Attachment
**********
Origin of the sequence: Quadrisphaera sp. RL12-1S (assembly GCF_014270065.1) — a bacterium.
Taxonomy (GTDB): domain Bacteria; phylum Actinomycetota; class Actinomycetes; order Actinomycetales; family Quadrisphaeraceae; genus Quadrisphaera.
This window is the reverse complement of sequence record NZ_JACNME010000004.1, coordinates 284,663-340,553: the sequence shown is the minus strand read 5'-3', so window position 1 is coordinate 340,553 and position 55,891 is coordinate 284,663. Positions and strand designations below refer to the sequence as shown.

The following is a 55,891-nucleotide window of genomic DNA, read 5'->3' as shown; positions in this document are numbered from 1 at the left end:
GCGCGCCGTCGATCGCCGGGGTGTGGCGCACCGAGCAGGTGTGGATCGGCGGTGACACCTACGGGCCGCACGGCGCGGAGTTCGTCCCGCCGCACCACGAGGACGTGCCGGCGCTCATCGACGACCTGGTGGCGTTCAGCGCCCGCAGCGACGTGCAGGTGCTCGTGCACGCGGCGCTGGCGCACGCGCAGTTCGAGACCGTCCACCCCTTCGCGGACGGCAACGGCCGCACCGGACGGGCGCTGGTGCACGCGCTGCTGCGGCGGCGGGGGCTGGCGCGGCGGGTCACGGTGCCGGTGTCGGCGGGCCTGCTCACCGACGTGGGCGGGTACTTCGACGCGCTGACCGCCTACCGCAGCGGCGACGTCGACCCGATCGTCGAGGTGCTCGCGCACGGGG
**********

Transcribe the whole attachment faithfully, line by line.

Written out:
Origin of the sequence: Quadrisphaera sp. RL12-1S (assembly GCF_014270065.1) — a bacterium.
Taxonomy (GTDB): domain Bacteria; phylum Actinomycetota; class Actinomycetes; order Actinomycetales; family Quadrisphaeraceae; genus Quadrisphaera.
This window is the reverse complement of sequence record NZ_JACNME010000004.1, coordinates 284,663-340,553: the sequence shown is the minus strand read 5'-3', so window position 1 is coordinate 340,553 and position 55,891 is coordinate 284,663. Positions and strand designations below refer to the sequence as shown.

The following is a 55,891-nucleotide window of genomic DNA, read 5'->3' as shown; positions in this document are numbered from 1 at the left end:
GCGCGCCGTCGATCGCCGGGGTGTGGCGCACCGAGCAGGTGTGGATCGGCGGTGACACCTACGGGCCGCACGGCGCGGAGTTCGTCCCGCCGCACCACGAGGACGTGCCGGCGCTCATCGACGACCTGGTGGCGTTCAGCGCCCGCAGCGACGTGCAGGTGCTCGTGCACGCGGCGCTGGCGCACGCGCAGTTCGAGACCGTCCACCCCTTCGCGGACGGCAACGGCCGCACCGGACGGGCGCTGGTGCACGCGCTGCTGCGGCGGCGGGGGCTGGCGCGGCGGGTCACGGTGCCGGTGTCGGCGGGCCTGCTCACCGACGTGGGCGGGTACTTCGACGCGCTGACCGCCTACCGCAGCGGCGACGTCGACCCGATCGTCGAGGTGCTCGCGCACGGGG